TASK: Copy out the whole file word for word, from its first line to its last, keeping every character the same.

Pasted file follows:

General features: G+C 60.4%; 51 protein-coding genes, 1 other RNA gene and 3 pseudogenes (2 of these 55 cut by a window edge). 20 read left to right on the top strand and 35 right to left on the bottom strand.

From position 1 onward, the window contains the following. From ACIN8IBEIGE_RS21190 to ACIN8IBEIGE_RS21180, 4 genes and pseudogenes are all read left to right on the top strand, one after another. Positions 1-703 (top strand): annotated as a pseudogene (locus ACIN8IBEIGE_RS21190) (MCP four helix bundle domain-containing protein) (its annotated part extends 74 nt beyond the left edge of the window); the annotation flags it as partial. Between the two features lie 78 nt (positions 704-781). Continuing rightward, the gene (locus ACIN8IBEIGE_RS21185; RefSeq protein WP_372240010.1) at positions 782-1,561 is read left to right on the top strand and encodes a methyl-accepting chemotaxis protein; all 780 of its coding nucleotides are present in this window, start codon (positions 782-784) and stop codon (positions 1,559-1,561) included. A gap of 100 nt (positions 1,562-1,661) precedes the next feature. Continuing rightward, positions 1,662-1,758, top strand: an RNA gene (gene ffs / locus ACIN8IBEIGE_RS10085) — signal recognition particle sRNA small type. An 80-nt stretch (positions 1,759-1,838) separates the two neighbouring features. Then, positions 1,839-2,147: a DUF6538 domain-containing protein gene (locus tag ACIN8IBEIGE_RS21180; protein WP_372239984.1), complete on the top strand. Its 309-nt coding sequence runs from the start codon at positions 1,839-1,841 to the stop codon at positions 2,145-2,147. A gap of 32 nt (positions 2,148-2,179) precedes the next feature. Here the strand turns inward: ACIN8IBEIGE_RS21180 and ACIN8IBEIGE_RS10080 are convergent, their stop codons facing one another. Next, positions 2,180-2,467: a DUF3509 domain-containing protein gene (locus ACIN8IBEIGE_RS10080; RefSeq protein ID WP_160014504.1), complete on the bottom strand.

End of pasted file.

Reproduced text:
General features: G+C 60.4%; 51 protein-coding genes, 1 other RNA gene and 3 pseudogenes (2 of these 55 cut by a window edge). 20 read left to right on the top strand and 35 right to left on the bottom strand.

From position 1 onward, the window contains the following. From ACIN8IBEIGE_RS21190 to ACIN8IBEIGE_RS21180, 4 genes and pseudogenes are all read left to right on the top strand, one after another. Positions 1-703 (top strand): annotated as a pseudogene (locus ACIN8IBEIGE_RS21190) (MCP four helix bundle domain-containing protein) (its annotated part extends 74 nt beyond the left edge of the window); the annotation flags it as partial. Between the two features lie 78 nt (positions 704-781). Continuing rightward, the gene (locus ACIN8IBEIGE_RS21185; RefSeq protein WP_372240010.1) at positions 782-1,561 is read left to right on the top strand and encodes a methyl-accepting chemotaxis protein; all 780 of its coding nucleotides are present in this window, start codon (positions 782-784) and stop codon (positions 1,559-1,561) included. A gap of 100 nt (positions 1,562-1,661) precedes the next feature. Continuing rightward, positions 1,662-1,758, top strand: an RNA gene (gene ffs / locus ACIN8IBEIGE_RS10085) — signal recognition particle sRNA small type. An 80-nt stretch (positions 1,759-1,838) separates the two neighbouring features. Then, positions 1,839-2,147: a DUF6538 domain-containing protein gene (locus tag ACIN8IBEIGE_RS21180; protein WP_372239984.1), complete on the top strand. Its 309-nt coding sequence runs from the start codon at positions 1,839-1,841 to the stop codon at positions 2,145-2,147. A gap of 32 nt (positions 2,148-2,179) precedes the next feature. Here the strand turns inward: ACIN8IBEIGE_RS21180 and ACIN8IBEIGE_RS10080 are convergent, their stop codons facing one another. Next, positions 2,180-2,467: a DUF3509 domain-containing protein gene (locus ACIN8IBEIGE_RS10080; RefSeq protein ID WP_160014504.1), complete on the bottom strand.